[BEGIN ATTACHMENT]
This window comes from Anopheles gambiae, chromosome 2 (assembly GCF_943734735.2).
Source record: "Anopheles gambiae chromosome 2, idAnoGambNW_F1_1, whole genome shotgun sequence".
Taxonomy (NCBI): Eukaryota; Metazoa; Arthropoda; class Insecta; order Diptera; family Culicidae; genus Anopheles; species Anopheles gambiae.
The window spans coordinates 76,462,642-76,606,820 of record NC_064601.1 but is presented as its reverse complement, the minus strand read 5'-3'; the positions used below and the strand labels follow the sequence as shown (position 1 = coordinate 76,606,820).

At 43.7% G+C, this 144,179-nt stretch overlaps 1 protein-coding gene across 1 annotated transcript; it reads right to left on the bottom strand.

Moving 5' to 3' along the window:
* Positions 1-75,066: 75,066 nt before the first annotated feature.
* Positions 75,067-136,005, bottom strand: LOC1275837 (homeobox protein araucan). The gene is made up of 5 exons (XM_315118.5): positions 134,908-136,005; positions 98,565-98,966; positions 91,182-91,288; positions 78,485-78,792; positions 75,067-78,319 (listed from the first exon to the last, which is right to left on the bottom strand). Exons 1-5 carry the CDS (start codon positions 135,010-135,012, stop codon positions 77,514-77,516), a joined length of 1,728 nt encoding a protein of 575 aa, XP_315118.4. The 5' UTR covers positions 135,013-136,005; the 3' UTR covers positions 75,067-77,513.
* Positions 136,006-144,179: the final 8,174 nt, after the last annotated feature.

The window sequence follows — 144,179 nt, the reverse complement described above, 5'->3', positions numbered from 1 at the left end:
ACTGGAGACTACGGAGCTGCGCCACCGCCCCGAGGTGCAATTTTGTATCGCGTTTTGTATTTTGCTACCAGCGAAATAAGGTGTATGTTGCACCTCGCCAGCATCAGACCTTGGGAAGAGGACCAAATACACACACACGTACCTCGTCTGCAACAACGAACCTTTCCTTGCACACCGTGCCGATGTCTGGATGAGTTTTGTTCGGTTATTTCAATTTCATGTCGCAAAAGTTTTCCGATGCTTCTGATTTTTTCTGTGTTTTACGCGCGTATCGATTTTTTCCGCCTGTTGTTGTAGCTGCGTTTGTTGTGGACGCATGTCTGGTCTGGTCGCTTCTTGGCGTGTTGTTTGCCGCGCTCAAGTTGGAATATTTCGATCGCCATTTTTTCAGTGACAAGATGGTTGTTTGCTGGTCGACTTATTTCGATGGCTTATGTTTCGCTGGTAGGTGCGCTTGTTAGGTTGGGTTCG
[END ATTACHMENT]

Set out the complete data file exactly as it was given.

This window comes from Anopheles gambiae, chromosome 2 (assembly GCF_943734735.2).
Source record: "Anopheles gambiae chromosome 2, idAnoGambNW_F1_1, whole genome shotgun sequence".
Taxonomy (NCBI): Eukaryota; Metazoa; Arthropoda; class Insecta; order Diptera; family Culicidae; genus Anopheles; species Anopheles gambiae.
The window spans coordinates 76,462,642-76,606,820 of record NC_064601.1 but is presented as its reverse complement, the minus strand read 5'-3'; the positions used below and the strand labels follow the sequence as shown (position 1 = coordinate 76,606,820).

At 43.7% G+C, this 144,179-nt stretch overlaps 1 protein-coding gene across 1 annotated transcript; it reads right to left on the bottom strand.

Moving 5' to 3' along the window:
* Positions 1-75,066: 75,066 nt before the first annotated feature.
* Positions 75,067-136,005, bottom strand: LOC1275837 (homeobox protein araucan). The gene is made up of 5 exons (XM_315118.5): positions 134,908-136,005; positions 98,565-98,966; positions 91,182-91,288; positions 78,485-78,792; positions 75,067-78,319 (listed from the first exon to the last, which is right to left on the bottom strand). Exons 1-5 carry the CDS (start codon positions 135,010-135,012, stop codon positions 77,514-77,516), a joined length of 1,728 nt encoding a protein of 575 aa, XP_315118.4. The 5' UTR covers positions 135,013-136,005; the 3' UTR covers positions 75,067-77,513.
* Positions 136,006-144,179: the final 8,174 nt, after the last annotated feature.

The window sequence follows — 144,179 nt, the reverse complement described above, 5'->3', positions numbered from 1 at the left end:
ACTGGAGACTACGGAGCTGCGCCACCGCCCCGAGGTGCAATTTTGTATCGCGTTTTGTATTTTGCTACCAGCGAAATAAGGTGTATGTTGCACCTCGCCAGCATCAGACCTTGGGAAGAGGACCAAATACACACACACGTACCTCGTCTGCAACAACGAACCTTTCCTTGCACACCGTGCCGATGTCTGGATGAGTTTTGTTCGGTTATTTCAATTTCATGTCGCAAAAGTTTTCCGATGCTTCTGATTTTTTCTGTGTTTTACGCGCGTATCGATTTTTTCCGCCTGTTGTTGTAGCTGCGTTTGTTGTGGACGCATGTCTGGTCTGGTCGCTTCTTGGCGTGTTGTTTGCCGCGCTCAAGTTGGAATATTTCGATCGCCATTTTTTCAGTGACAAGATGGTTGTTTGCTGGTCGACTTATTTCGATGGCTTATGTTTCGCTGGTAGGTGCGCTTGTTAGGTTGGGTTCG